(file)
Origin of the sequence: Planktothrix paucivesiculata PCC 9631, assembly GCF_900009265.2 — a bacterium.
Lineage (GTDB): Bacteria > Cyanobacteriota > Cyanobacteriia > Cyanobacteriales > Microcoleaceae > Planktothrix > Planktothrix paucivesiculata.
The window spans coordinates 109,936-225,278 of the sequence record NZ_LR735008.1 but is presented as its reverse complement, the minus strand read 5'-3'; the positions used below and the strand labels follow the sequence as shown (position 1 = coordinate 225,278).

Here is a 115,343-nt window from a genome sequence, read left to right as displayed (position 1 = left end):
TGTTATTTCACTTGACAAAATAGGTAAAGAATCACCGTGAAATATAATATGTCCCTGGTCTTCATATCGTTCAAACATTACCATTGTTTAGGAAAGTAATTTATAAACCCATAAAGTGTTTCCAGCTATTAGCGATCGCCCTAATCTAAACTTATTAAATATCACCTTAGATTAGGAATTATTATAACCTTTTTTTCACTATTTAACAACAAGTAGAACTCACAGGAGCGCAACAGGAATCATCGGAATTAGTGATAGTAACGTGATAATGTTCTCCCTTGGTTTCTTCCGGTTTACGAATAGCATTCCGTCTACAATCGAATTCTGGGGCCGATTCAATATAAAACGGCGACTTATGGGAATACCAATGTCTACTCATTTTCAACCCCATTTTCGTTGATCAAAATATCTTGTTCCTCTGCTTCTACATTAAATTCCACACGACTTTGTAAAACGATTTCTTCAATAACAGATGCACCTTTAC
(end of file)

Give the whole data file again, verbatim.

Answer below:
Origin of the sequence: Planktothrix paucivesiculata PCC 9631, assembly GCF_900009265.2 — a bacterium.
Lineage (GTDB): Bacteria > Cyanobacteriota > Cyanobacteriia > Cyanobacteriales > Microcoleaceae > Planktothrix > Planktothrix paucivesiculata.
The window spans coordinates 109,936-225,278 of the sequence record NZ_LR735008.1 but is presented as its reverse complement, the minus strand read 5'-3'; the positions used below and the strand labels follow the sequence as shown (position 1 = coordinate 225,278).

Here is a 115,343-nt window from a genome sequence, read left to right as displayed (position 1 = left end):
TGTTATTTCACTTGACAAAATAGGTAAAGAATCACCGTGAAATATAATATGTCCCTGGTCTTCATATCGTTCAAACATTACCATTGTTTAGGAAAGTAATTTATAAACCCATAAAGTGTTTCCAGCTATTAGCGATCGCCCTAATCTAAACTTATTAAATATCACCTTAGATTAGGAATTATTATAACCTTTTTTTCACTATTTAACAACAAGTAGAACTCACAGGAGCGCAACAGGAATCATCGGAATTAGTGATAGTAACGTGATAATGTTCTCCCTTGGTTTCTTCCGGTTTACGAATAGCATTCCGTCTACAATCGAATTCTGGGGCCGATTCAATATAAAACGGCGACTTATGGGAATACCAATGTCTACTCATTTTCAACCCCATTTTCGTTGATCAAAATATCTTGTTCCTCTGCTTCTACATTAAATTCCACACGACTTTGTAAAACGATTTCTTCAATAACAGATGCACCTTTAC